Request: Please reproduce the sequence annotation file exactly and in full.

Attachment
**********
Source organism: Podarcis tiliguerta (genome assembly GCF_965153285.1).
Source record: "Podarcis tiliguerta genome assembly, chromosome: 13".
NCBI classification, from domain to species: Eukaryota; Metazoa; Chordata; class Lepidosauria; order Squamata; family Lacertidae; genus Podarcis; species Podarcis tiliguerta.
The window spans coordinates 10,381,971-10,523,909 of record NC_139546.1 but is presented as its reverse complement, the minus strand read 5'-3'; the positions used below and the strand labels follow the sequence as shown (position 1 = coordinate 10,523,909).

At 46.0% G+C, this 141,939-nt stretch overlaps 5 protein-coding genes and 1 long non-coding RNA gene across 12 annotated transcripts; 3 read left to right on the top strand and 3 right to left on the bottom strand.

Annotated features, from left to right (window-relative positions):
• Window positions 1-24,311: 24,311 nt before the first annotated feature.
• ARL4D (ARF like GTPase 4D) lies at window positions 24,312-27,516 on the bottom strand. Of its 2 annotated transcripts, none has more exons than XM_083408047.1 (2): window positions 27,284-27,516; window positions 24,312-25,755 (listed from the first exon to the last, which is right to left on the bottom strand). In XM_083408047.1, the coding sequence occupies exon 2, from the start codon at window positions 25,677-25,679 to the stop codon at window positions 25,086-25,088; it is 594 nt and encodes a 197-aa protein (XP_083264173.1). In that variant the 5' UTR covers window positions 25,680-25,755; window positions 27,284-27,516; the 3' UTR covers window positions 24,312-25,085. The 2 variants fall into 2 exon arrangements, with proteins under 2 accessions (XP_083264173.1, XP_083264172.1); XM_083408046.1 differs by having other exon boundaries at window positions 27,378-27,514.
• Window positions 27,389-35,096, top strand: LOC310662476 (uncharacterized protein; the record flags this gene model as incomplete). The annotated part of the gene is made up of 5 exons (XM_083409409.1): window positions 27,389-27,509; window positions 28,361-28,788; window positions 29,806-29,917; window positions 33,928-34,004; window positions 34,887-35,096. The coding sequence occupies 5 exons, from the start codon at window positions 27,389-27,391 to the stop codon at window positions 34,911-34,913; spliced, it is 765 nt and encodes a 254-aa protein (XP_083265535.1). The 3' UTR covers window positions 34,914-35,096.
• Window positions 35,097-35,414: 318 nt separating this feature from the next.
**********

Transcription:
Source organism: Podarcis tiliguerta (genome assembly GCF_965153285.1).
Source record: "Podarcis tiliguerta genome assembly, chromosome: 13".
NCBI classification, from domain to species: Eukaryota; Metazoa; Chordata; class Lepidosauria; order Squamata; family Lacertidae; genus Podarcis; species Podarcis tiliguerta.
The window spans coordinates 10,381,971-10,523,909 of record NC_139546.1 but is presented as its reverse complement, the minus strand read 5'-3'; the positions used below and the strand labels follow the sequence as shown (position 1 = coordinate 10,523,909).

At 46.0% G+C, this 141,939-nt stretch overlaps 5 protein-coding genes and 1 long non-coding RNA gene across 12 annotated transcripts; 3 read left to right on the top strand and 3 right to left on the bottom strand.

Annotated features, from left to right (window-relative positions):
• Window positions 1-24,311: 24,311 nt before the first annotated feature.
• ARL4D (ARF like GTPase 4D) lies at window positions 24,312-27,516 on the bottom strand. Of its 2 annotated transcripts, none has more exons than XM_083408047.1 (2): window positions 27,284-27,516; window positions 24,312-25,755 (listed from the first exon to the last, which is right to left on the bottom strand). In XM_083408047.1, the coding sequence occupies exon 2, from the start codon at window positions 25,677-25,679 to the stop codon at window positions 25,086-25,088; it is 594 nt and encodes a 197-aa protein (XP_083264173.1). In that variant the 5' UTR covers window positions 25,680-25,755; window positions 27,284-27,516; the 3' UTR covers window positions 24,312-25,085. The 2 variants fall into 2 exon arrangements, with proteins under 2 accessions (XP_083264173.1, XP_083264172.1); XM_083408046.1 differs by having other exon boundaries at window positions 27,378-27,514.
• Window positions 27,389-35,096, top strand: LOC310662476 (uncharacterized protein; the record flags this gene model as incomplete). The annotated part of the gene is made up of 5 exons (XM_083409409.1): window positions 27,389-27,509; window positions 28,361-28,788; window positions 29,806-29,917; window positions 33,928-34,004; window positions 34,887-35,096. The coding sequence occupies 5 exons, from the start codon at window positions 27,389-27,391 to the stop codon at window positions 34,911-34,913; spliced, it is 765 nt and encodes a 254-aa protein (XP_083265535.1). The 3' UTR covers window positions 34,914-35,096.
• Window positions 35,097-35,414: 318 nt separating this feature from the next.